Also, do you feel that a club should sign promising up and coming players from the Football League (as Norwich did) or aim to recruit from abroad?
FH: I’m not sure there is a minimum figure for how much you have to spend for survival. It’s more about how wisely you use the money. Certainly clubs with a long-term project will channel investment into infrastructure. In terms of player recruitment, its success depends chiefly on your scouting set-up, and based on our experience, I’ve become convinced that the football director system is very effective. I also think there are a few ‘Moneyball’ rules that do apply — for example, free transfers are often better value. McCauley and Yacob at West Brom are good examples. Consider the £11m fee Southampton paid for Gaston Ramirez. That £11m would have paid the wages of five £40k-a-week players for a year. Yet supporters are still in the mindset that you don’t show ambition as a club if you don’t break your transfer fee record regularly.
Pace is important, although the aforementioned McCauley is hardly blessed with it, and he’s been a revelation. But generally, yes, pace will mean the opposition have to think about you a bit more, and sit deeper in defence. In terms of formation, I have seen Albion play 3-5-2, 4-4-2, 4-5-1, and 4-2-3-1 in the Premier League — and I prefer the last one. It is more flexible; if the team’s under the cosh you can pack the midfield; if you’re coming forward, the attacking midfielders have more freedom. 4-4-2 can be very rigid, and requires that the midfielders are ‘all-rounders’, which is probably why James Milner is popular with Roy Hodgson for England. A lot of Albion fans grumbled about Roy’s system at times last season, but you can’t really argue with the results he got…
The policy of signing the best players from the Football League can be successful — I remember Charlton and Bolton did that 10 to 15 years ago. It has the advantage of giving you generally hungry players, on lower-than-average wages, and who will be competitive the following season if you get relegated.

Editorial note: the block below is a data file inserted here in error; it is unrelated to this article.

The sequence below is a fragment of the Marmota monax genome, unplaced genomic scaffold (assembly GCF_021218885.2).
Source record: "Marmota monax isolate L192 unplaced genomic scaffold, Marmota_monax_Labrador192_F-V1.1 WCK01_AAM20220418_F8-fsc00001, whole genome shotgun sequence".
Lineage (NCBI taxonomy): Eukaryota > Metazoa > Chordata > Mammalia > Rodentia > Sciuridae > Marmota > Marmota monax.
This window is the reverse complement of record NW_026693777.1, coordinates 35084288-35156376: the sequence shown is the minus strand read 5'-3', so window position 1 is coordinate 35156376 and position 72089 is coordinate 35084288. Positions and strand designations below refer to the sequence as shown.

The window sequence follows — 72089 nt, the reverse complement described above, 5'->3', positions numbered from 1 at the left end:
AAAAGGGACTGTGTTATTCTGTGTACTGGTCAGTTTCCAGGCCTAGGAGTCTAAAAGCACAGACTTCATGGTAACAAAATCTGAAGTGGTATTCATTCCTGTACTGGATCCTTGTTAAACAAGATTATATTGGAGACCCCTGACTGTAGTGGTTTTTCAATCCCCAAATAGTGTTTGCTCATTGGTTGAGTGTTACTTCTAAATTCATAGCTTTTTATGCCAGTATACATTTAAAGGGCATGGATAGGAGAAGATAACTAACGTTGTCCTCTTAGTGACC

West Brom tried the tactic from 2002 to 2009, but too many players like Robert Earnshaw and, ahem, Lee Hughes, simply didn’t cut it in the top division. Since then, we’ve signed more players from abroad, and perhaps it’s no coincidence we have stayed up for two years. But Norwich, as you say, did well last year with players from the Championship, and we have players like Brunt who was signed from the same division. The key is having a very wide-reaching scouting system; there will be some good players in the Championship, but plenty more abroad.
LR: Some great points about wages. Pavel Pogrebnyak will likely have received a King’s Ransom as signing on fee but the fact that it was a free transfer does make this fan breathe a little easier. I note that more transfers are marked undisclosed these days – PR is important as a buying club doesn’t always want the amount they have paid for a player to be publicized because of course the pressure to do well is greater – hence, Southampton will be getting nervy.
4-2-3-1 is certainly de rigueur as it allows much fluidity – Tottenham were incredibly flexible in the match last Sunday and almost recalled the Total Football of the 70s in the way Sandro and Dembele swapped positions with ease. The other tactical change of recent years has been the lessened reliance of offside as a defensive tactic and this may be a response to the greater pace in opponents’ armoury as you suggest. Andre Villas-Boas’ fabled ‘high line’ was nowhere to be seen on Sunday.
Coming back to the finances, do you think clubs actually deliberately include a relegation or two in their five year plans? Indeed, do they have medium and long terms strategic plans at all?